Of all the problems which confront the student of Theosophy, there is none more vital in the present day than a thorough grasp and correct perspective not only of the personal character of the Founder of the Theosophical Society, but of the nature of the work she did and the true relationship it bears to the whole fabric of the Theosophical Movement. It is now beginning to be recognised that her writings contain the key to the profoundest mysteries of Man and the Universe, and those who opposed her, finding themselves unable to disprove the value and truth of her philosophy, sought by means of personal slander and vilification to prejudice public opinion, and thus divert attention from the treasure of knowledge which she was the means of giving to the world, and which, if impartially considered on its merits, must have carried with it the conviction of the integrity of the writer. In The Secret Doctrine Mme. Blavatsky quoted the words of Gamaliel as being particularly applicable to her own work: "If this doctrine is false it will perish of itself, but if true then it cannot be destroyed." Just as her work has stood the test of time and public criticism, so will these two volumes provide the means for the vindication of her personal character. The biassed and untrustworthy nature of the Hodgson Report of the Society of Psychical Research, which has provided the basis for so much ignorant and malicious criticism even down to the present day, is clearly revealed in these pages. Much fresh light is also thrown on the forgeries known as the Coulomb Letters, and also of her relation with the notorious Solovioff, who, in his rage and resentment at being refused the privilege of chelaship, did so much to injure her reputation. It would require a volume to deal adequately with all the evidence on these important questions; the reader is therefore left to form his own conclusions as to whether the heroic figure which stands out so vividly in these pages was the liar, the fraud, and worse than dishonest medium which the Society of Psychical Research and the Spiritualists generally would have us believe, or whether she was what she claimed to be — no medium indeed, but the conscious Agent of the Masters who sent her forth, performing her prodigious task under conditions which would make the bravest halt; an occultist pledged to silence as to the true reasons for most of her actions, ever fearful of giving out too much, but yet through it all labouring so fiercely and whole-heartedly for the sake of the few who were entitled to her Master's thanks. She wrote herself in Letter No. 45 — "Those who see no discrepancy in the idea of filthy lying and fraud even for the good of the Cause — being associated with work done for the Masters — are congenital Jesuits . . . or natural born fools. Had I been guilty once only — of a deliberately, purposely concocted fraud, especially when those deceived were my best, my truest friends, no 'love' for such one as I! At best, pity or eternal contempt. Pity if proved I was an irresponsible lunatic, a hallucinated medium, made to trick by my 'guides' whom I was representing as Mahatmas; contempt — if a conscious fraud." Let those who are so limited as to believe that the Masters and their teaching are the invention of H. P. Blavatsky read the account of her journey into the wilds of Sikkim, in which she describes her meeting in propria persona with the Mahatmas M. and K. H. The real nature of these Adepts as living men, or, as H.P.B. called them, "superior mortals, not ignorant flapdoodle gods," is here placed beyond the realm of speculation.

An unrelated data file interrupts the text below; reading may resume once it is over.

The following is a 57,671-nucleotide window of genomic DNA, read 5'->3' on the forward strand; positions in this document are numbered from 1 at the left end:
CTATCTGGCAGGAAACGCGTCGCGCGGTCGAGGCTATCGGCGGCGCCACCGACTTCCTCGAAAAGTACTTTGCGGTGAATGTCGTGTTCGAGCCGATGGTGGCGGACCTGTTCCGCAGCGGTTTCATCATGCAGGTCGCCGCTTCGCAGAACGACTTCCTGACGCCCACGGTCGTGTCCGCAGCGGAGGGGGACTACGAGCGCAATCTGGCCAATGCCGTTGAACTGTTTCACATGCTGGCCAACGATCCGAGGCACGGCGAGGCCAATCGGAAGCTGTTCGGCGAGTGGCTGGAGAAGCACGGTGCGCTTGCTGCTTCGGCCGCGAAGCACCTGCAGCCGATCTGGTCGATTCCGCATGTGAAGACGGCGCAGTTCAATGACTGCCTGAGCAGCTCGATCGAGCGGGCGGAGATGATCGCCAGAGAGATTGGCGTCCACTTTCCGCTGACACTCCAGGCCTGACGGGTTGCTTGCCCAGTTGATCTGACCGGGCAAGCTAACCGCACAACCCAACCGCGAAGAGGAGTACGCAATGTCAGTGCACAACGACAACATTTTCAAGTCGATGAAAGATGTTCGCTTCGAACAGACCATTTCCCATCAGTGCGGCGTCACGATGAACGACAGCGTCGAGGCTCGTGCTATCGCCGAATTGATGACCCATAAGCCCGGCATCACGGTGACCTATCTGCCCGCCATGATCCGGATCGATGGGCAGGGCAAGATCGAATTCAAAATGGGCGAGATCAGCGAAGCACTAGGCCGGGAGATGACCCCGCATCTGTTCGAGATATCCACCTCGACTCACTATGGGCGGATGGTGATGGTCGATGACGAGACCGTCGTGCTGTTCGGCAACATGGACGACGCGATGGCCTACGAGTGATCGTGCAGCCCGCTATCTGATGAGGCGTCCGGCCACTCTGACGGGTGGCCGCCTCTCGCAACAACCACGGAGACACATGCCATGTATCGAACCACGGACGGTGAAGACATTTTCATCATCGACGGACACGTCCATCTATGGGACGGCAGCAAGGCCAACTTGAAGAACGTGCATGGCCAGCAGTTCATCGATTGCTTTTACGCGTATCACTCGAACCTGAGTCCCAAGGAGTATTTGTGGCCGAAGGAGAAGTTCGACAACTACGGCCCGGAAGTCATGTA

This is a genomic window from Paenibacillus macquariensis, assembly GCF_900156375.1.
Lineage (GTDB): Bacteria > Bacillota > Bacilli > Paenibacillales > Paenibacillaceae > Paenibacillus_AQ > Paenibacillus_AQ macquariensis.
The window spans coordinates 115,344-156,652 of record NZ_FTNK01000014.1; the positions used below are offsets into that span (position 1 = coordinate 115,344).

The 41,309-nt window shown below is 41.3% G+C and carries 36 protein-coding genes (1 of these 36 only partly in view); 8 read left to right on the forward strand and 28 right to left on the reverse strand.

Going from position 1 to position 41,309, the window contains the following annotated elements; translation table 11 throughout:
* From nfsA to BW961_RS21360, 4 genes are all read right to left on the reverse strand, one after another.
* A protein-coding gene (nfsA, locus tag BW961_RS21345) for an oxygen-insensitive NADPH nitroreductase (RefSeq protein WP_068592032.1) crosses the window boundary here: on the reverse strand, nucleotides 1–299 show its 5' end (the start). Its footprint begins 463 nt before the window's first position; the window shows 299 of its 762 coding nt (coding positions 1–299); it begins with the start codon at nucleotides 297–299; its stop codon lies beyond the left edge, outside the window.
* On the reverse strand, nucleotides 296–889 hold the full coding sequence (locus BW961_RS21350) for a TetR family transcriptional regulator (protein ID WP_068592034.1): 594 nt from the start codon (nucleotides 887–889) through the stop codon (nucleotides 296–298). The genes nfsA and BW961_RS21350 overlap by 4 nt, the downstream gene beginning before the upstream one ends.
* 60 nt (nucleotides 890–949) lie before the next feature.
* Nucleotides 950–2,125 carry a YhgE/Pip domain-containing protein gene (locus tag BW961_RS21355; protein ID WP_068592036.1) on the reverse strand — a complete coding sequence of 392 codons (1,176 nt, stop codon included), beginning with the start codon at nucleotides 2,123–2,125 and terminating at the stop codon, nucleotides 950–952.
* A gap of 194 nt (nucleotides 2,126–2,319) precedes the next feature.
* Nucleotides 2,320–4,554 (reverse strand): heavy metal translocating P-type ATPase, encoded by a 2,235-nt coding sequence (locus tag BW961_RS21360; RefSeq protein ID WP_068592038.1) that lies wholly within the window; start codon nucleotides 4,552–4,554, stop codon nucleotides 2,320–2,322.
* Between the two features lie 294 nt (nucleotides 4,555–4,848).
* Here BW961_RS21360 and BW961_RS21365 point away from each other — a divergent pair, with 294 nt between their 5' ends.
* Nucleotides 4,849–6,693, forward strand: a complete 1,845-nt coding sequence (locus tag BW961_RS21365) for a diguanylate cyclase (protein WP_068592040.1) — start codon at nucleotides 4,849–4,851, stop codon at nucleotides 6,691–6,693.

There is hardly one of these pages that does not throw some unexpected light on the mysteries of the relationship between Adept and chela, and it is thus possible to gain some comprehension of the life of those who, while living in the world, serve the purposes of the Great Lodge of Adepts whose headquarters are beyond the Himalayas of Northern India. Wherever those chelas may be, their hearts will give a warmer and quicker throb as they read the story of H.P.B.'s intimate association with her teachers. As they read further of the trials and torments which inevitably befell those other chelas of forty years ago, it is not they who will be tempted to condemn those who fell from their high estate, dragged into the mire by one or other of the weaknesses of human nature. But while there should be nothing but pity and compassion for the failures, let no student of the Sacred Science fall into the blunder of seeking in the name of "Brotherhood" to justify their indulgences, either ethically or morally.